The term typography is applied to the arrangement, appearance and style of the letters, numbers, and symbols created by the process. Type design is a closely related craft, sometimes considered by specialists part of typography; most typographers do not design
typefaces, and some type designers do not consider themselves typographers. Typography also may be used as a decorative device, unrelated to communication of information. The design of typefaces has developed alongside the development of typesetting systems.
Typography is the art and technique of arranging type to make written language legible, readable and appealing when displayed.
The arrangement of type involves selecting specific typefaces, point size, line length, line-spacing (leading), letter-spacing (tracking), and adjusting the space within letters pairs (kerning).
Typography is the work of typesetters, compositors, typographers, graphic designers, art directors, manga artists, comic book artists, web designers, graffiti artists, and now—anyone who arranges words, letters, numbers, and symbols for publication – from clerical workers and newsletter writers to anyone self-publishing materials.
When typography is on point, words become images.
As the capability to create typography has become ubiquitous, the application of principles and best practices developed over generations of skilled workers and professionals has diminished.
Ironically, at a time when scientific techniques can support the proven traditions (e.g. greater legibility with the use of serifs, upper and lower case, contrast, etc.) through understanding the limitations of human vision, typography often encountered may fail to achieve its principle objective, effective communication.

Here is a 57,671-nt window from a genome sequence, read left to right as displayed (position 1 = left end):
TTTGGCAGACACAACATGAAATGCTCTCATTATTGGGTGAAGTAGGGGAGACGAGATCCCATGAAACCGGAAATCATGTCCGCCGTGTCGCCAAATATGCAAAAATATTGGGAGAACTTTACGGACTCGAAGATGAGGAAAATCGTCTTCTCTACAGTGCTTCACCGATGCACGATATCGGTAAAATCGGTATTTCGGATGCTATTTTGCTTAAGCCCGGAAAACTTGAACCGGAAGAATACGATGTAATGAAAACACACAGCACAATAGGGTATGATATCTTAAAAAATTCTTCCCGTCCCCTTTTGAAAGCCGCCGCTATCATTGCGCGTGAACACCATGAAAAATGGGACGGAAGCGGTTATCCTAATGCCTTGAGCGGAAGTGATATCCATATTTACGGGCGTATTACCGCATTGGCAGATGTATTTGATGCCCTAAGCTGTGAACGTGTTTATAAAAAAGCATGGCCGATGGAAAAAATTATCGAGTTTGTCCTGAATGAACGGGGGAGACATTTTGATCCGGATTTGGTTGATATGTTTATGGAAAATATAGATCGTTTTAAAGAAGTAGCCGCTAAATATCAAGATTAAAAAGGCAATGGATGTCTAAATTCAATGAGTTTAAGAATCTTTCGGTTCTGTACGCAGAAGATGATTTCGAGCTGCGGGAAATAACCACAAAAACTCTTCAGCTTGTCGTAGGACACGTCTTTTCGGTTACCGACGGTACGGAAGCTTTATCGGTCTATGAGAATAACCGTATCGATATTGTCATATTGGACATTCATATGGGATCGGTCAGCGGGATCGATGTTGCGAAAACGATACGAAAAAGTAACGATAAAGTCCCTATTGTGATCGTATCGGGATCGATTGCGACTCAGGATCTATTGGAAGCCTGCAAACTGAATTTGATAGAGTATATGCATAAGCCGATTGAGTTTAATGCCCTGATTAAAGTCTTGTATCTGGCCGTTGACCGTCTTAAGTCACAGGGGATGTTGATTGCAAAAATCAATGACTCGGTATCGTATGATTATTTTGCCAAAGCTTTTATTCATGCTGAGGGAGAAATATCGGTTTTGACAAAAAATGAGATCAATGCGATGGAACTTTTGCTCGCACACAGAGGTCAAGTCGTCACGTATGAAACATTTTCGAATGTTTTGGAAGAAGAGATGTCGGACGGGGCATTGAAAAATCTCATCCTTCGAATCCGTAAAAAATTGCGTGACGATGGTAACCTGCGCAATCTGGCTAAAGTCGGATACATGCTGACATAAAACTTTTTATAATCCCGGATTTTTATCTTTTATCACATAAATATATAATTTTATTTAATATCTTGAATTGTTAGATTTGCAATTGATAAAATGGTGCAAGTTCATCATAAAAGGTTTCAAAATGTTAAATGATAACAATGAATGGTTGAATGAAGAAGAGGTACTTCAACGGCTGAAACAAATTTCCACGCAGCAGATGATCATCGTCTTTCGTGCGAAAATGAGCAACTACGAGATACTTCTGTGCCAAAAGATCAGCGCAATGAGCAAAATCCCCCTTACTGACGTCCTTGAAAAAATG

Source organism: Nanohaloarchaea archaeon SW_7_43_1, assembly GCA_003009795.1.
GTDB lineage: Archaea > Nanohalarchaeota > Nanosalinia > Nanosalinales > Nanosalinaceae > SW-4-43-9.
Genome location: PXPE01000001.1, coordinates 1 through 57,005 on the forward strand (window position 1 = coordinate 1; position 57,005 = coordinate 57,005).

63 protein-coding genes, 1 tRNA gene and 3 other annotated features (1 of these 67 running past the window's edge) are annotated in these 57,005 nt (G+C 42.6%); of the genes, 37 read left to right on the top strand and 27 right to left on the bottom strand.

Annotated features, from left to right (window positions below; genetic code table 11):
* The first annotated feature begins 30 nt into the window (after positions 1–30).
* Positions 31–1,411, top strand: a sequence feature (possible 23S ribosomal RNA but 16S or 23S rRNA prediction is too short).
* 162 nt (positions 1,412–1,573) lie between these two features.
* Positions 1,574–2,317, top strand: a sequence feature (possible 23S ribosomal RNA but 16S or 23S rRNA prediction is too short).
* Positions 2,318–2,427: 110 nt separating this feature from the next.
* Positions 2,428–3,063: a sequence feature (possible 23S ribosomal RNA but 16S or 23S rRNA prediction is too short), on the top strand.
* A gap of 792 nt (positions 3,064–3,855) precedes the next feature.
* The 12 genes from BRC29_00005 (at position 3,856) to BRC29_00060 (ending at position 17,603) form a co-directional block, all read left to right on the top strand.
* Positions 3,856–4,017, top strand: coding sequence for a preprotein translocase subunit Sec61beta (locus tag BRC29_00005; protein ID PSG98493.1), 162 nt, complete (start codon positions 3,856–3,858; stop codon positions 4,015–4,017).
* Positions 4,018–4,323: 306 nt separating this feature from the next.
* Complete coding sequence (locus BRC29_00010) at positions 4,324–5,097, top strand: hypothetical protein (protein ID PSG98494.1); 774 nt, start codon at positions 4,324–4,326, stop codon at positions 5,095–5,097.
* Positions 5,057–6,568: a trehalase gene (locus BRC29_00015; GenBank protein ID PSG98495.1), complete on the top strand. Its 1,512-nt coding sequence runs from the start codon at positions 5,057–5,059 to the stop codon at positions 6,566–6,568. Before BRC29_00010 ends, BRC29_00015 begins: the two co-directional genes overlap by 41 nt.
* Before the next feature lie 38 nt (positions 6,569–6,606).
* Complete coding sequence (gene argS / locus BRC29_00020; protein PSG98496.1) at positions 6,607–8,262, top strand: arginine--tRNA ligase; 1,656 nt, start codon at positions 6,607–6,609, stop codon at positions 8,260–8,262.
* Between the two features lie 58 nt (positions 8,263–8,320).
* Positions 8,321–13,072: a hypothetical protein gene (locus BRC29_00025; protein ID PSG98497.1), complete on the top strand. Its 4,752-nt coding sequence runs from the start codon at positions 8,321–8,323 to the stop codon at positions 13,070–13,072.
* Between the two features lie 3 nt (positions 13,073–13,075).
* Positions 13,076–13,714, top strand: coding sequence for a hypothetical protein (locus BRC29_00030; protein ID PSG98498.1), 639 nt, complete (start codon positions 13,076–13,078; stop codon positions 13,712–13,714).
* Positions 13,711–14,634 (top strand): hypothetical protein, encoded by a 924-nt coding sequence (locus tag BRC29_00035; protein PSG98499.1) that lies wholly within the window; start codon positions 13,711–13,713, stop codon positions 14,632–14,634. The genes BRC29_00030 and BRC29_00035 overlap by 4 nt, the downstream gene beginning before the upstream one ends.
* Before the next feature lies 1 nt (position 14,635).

Principles of craft
Legibility is primarily the concern of the typeface designer, to ensure that each individual character or glyph is unambiguous and distinguishable from all other characters in the typeface. In part, legibility also is an aspect of concern for the typographer to assure selection of a typeface with appropriate clarity of design for the intended use at the intended size.
Selection of case, upper, called also capitals, or lower, severely influences the legibility of typography because using all-caps or upper case letters, significantly reduces legibility.
Legibility refers to perception and readability refers to comprehension understanding the meaning. Good typographers and graphic designers aim to achieve excellence in both. Some commonly agreed findings of legibility research include:
- Text set in lower case is more legible than text set all in upper case: capitals or all-caps.
- Extenders – ascenders, descenders and other projecting parts – increase salience or prominence.
- Regular upright type – roman type – is found to be more legible than italic type.
Studies of both legibility and readability have examined a wide range of factors including type size and type design. For example, comparing serif vs. sans-serif type, roman type vs. oblique type, and italic type, line length, line spacing, color contrast, the design of right-hand edge (for example, justification, straight right hand edge) vs. ragged right, and whether text is hyphenated.
A legible typeface can become unreadable through poor setting and placement, just as a less legible typeface can be made more readable through good design.